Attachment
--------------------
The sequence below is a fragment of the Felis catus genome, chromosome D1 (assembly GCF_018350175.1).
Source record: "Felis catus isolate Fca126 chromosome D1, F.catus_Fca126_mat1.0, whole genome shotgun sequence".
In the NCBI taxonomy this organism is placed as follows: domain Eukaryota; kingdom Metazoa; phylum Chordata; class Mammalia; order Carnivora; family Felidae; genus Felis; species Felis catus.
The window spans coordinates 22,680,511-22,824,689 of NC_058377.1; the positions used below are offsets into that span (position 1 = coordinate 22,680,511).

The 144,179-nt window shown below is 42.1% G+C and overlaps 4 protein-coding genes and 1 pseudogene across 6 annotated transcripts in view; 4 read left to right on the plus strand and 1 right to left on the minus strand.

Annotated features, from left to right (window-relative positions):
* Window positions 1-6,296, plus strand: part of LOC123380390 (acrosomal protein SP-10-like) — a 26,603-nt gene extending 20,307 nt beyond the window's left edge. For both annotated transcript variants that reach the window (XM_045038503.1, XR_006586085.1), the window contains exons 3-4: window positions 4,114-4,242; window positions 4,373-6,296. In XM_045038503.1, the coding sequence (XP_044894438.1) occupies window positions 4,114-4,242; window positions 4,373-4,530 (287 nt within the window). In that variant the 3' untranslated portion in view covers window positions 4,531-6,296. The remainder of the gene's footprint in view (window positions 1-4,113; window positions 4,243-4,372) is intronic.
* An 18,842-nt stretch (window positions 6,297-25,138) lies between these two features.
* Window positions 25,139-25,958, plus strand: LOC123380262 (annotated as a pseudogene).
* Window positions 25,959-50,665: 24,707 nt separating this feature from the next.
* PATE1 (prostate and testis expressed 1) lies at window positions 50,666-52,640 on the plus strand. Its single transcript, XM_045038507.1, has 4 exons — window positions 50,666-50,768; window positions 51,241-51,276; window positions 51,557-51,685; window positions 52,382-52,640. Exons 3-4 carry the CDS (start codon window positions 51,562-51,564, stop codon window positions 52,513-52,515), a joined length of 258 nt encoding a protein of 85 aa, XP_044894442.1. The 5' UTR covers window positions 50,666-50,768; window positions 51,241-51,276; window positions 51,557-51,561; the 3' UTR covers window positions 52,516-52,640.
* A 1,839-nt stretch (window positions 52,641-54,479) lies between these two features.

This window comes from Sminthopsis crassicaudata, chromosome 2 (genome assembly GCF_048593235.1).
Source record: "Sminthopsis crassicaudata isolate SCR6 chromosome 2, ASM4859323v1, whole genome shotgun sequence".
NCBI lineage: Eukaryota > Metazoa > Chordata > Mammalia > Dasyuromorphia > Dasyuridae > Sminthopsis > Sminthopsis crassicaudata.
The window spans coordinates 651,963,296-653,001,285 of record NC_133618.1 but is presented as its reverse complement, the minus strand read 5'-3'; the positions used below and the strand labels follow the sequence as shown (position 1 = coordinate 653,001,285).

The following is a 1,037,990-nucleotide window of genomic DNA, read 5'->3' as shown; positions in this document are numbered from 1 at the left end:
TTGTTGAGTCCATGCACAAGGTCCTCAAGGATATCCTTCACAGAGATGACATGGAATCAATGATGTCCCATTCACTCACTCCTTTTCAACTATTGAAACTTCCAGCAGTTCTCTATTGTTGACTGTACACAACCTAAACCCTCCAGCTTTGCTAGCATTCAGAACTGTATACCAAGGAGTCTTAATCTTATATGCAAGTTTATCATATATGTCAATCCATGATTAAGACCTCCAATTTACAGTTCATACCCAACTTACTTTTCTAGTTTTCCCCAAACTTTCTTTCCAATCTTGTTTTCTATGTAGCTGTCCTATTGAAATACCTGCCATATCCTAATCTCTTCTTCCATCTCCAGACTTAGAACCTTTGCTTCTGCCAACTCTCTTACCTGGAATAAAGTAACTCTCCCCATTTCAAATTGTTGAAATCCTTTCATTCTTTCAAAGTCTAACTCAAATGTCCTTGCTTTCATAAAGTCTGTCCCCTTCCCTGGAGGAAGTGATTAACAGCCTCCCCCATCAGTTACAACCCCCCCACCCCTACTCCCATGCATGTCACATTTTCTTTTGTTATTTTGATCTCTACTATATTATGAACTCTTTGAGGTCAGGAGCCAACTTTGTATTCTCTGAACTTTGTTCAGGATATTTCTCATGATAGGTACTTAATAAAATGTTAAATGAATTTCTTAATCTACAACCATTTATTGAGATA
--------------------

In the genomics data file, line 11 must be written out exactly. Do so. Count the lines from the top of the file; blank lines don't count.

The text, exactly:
* PATE1 (prostate and testis expressed 1) lies at window positions 50,666-52,640 on the plus strand. Its single transcript, XM_045038507.1, has 4 exons — window positions 50,666-50,768; window positions 51,241-51,276; window positions 51,557-51,685; window positions 52,382-52,640. Exons 3-4 carry the CDS (start codon window positions 51,562-51,564, stop codon window positions 52,513-52,515), a joined length of 258 nt encoding a protein of 85 aa, XP_044894442.1. The 5' UTR covers window positions 50,666-50,768; window positions 51,241-51,276; window positions 51,557-51,561; the 3' UTR covers window positions 52,516-52,640.